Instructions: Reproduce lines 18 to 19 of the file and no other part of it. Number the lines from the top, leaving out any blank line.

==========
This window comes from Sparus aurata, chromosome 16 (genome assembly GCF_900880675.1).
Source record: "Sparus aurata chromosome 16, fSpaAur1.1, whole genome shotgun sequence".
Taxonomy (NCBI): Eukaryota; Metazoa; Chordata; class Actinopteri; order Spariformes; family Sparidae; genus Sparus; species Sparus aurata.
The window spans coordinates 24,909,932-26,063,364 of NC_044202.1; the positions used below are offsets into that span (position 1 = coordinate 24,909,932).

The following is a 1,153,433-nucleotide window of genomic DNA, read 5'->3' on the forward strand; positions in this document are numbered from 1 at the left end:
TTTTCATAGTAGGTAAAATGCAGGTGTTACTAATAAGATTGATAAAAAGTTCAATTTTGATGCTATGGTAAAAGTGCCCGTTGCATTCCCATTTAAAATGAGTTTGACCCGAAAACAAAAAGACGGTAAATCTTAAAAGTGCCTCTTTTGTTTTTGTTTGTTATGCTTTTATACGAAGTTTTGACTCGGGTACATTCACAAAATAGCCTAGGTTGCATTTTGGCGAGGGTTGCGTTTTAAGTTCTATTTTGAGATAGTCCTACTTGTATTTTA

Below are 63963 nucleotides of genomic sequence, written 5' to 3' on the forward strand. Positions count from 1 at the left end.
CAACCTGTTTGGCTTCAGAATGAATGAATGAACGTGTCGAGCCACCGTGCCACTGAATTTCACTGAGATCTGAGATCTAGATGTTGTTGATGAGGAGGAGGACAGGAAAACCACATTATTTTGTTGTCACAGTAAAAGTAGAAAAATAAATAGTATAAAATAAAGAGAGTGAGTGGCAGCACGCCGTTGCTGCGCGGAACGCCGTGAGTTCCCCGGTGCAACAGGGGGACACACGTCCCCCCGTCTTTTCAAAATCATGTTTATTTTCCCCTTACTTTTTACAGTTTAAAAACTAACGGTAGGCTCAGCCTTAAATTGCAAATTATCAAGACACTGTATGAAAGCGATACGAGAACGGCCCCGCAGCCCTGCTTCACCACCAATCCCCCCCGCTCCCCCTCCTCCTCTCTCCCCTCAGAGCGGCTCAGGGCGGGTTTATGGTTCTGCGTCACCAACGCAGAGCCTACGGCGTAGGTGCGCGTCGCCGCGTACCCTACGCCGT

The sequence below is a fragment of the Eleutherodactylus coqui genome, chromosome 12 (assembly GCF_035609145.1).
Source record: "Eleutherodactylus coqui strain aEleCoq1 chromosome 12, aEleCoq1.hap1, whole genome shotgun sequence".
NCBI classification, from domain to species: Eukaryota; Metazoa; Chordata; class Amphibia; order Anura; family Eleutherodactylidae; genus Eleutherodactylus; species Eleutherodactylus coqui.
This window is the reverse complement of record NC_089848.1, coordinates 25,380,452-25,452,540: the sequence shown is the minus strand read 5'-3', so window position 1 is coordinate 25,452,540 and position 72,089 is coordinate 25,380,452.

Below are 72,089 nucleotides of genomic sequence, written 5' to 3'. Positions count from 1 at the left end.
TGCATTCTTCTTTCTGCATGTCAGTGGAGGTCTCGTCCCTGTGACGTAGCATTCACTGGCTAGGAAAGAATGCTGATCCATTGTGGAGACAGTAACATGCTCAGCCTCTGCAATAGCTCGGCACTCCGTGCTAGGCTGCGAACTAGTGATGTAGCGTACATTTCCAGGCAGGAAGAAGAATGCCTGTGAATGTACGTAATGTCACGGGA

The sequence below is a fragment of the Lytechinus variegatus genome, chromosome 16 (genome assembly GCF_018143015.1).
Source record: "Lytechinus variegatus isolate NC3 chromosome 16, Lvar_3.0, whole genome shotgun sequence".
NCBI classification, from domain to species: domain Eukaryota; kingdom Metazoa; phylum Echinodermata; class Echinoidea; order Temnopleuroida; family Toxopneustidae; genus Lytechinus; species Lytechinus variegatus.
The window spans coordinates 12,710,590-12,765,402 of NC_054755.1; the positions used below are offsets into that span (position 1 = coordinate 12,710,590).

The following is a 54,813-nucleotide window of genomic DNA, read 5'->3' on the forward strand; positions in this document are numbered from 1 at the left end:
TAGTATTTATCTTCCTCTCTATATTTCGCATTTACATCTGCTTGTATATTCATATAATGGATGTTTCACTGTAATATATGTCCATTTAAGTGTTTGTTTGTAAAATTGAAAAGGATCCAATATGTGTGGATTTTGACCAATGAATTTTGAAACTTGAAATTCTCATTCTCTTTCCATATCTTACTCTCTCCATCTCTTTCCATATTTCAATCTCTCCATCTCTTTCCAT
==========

The window spans coordinates 12,710,590-12,765,402 of NC_054755.1; the positions used below are offsets into that span (position 1 = coordinate 12,710,590).

The following is a 54,813-nucleotide window of genomic DNA, read 5'->3' on the forward strand; positions in this document are numbered from 1 at the left end: